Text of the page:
Nanoengineers invent new biomaterial that more closely mimics human tissue. Thursday, May 26, 2011 A new biomaterial designed for repairing damaged human tissue doesn’t wrinkle up when it is stretched.
The invention from nanoengineers at the University of California, San Diego marks a significant breakthrough in tissue engineering because it more closely mimics the properties of native human tissue. Pictured: Optical images of polyethylene glycol scaffolds expanding in response to stretching. (Note: green tone added to image.) Credit: UC San Diego / Shaochen Chen. Twitter Directory and Search, Find Twitter Followers. Snsanalytics. Public release date: 19-Apr-2011 [ Print | E-mail Share ] [ Close Window ] Contact: David Orensteindavid_orenstein@brown.edu 401-863-1862Brown University.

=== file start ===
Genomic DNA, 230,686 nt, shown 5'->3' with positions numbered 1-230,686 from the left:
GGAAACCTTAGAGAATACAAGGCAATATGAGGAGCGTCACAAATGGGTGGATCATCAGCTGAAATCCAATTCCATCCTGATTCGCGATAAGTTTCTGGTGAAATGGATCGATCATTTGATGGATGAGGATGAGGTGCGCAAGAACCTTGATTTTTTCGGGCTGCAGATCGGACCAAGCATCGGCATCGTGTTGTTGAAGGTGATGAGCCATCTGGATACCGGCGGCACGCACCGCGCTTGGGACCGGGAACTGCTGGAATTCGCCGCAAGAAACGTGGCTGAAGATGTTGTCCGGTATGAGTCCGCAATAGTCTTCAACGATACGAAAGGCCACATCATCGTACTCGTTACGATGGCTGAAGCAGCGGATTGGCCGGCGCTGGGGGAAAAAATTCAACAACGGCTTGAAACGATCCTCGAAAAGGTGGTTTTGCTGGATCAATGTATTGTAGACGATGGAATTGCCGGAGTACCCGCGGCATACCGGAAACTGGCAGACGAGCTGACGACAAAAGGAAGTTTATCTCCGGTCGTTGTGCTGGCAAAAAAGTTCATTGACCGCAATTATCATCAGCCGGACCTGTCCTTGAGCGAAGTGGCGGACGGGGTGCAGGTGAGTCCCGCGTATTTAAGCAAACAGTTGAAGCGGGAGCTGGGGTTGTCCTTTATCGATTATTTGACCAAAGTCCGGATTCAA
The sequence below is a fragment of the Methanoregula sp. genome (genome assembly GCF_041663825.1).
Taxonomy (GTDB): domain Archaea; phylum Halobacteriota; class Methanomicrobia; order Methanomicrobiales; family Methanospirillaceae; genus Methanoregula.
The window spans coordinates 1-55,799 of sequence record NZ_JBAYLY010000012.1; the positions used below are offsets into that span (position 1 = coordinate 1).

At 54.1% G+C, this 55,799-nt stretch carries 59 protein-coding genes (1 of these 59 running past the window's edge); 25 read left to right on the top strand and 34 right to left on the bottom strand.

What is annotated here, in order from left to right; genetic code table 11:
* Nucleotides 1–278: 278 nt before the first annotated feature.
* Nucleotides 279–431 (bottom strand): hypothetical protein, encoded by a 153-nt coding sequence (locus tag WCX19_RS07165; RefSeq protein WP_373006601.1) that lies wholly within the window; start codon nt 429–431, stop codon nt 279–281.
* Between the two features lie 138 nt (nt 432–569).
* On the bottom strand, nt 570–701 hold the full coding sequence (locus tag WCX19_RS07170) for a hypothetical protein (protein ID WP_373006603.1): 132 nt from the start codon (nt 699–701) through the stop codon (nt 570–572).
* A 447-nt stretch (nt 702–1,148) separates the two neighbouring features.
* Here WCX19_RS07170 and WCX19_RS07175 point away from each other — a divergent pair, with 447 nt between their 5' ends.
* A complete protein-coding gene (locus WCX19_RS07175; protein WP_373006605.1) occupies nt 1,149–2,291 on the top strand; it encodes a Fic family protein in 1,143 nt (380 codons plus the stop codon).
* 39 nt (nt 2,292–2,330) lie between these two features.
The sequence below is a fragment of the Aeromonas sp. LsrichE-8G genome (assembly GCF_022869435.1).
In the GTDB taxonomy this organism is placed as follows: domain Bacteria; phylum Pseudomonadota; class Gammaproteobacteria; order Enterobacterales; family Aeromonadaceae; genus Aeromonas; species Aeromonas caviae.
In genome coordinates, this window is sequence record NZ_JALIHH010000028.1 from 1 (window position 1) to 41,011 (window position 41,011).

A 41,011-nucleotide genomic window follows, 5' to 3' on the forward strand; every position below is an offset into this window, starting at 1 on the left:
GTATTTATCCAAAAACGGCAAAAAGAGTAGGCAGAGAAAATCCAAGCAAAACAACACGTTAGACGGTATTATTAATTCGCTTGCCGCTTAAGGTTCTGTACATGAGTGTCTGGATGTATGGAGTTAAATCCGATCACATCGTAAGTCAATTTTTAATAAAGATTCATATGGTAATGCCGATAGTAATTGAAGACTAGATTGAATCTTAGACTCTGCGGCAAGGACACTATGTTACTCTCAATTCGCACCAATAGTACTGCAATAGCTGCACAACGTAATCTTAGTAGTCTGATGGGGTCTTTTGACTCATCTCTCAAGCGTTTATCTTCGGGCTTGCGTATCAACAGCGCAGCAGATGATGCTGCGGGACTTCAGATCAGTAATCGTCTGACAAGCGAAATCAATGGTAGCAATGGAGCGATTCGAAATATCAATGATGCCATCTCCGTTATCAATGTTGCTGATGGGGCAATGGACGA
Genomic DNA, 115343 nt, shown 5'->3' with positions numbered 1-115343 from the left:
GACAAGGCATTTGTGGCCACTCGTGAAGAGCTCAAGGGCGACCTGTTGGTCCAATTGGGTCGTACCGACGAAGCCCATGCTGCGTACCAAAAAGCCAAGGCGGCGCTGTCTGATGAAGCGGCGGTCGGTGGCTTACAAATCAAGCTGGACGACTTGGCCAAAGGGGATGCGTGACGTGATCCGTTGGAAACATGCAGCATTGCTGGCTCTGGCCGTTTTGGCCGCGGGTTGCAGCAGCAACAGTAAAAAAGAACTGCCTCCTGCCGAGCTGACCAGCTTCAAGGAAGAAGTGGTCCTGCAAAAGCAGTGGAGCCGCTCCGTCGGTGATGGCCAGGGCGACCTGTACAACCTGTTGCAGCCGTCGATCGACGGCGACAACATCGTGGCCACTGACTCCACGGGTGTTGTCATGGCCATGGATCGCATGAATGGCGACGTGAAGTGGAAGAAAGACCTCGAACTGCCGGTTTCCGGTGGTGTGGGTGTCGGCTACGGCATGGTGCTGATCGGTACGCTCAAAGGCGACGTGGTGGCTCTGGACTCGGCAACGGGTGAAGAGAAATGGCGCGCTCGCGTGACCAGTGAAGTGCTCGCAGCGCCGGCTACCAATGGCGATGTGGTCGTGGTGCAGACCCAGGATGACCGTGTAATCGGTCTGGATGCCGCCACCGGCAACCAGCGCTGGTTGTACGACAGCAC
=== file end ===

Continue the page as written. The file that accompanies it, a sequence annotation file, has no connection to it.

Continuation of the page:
'First Comprehensive Gene Map' of the Brain Shows How Genes Express Themselves Neurologically. The Allen Institute for Brain Science has completed what it is calling the first comprehensive gene map of the human brain as part of its development of the Allen Human Brain Atlas, a public resource that it hopes will accelerate clinical understandings of how the human brain works.
The genetic mapping of two human brains showed a striking 94 percent similarity between the two, which could help researchers establish patterns and otherwise figure out in which parts of our brains to look for different expressions of genetic differences. The idea behind the brain atlas is to develop a tool that researchers can access to determine how the genome is expressed in the brain, a process which is--needless to say--complex.
Over four years, the ABI crunched more than 100 million data points to pinpoint 1,000 different anatomical sites in the brain that exhibit particular gene expression. That last part is key for research purposes. [Allen Institute for Brain Science] Database Summary Paper Alpha List.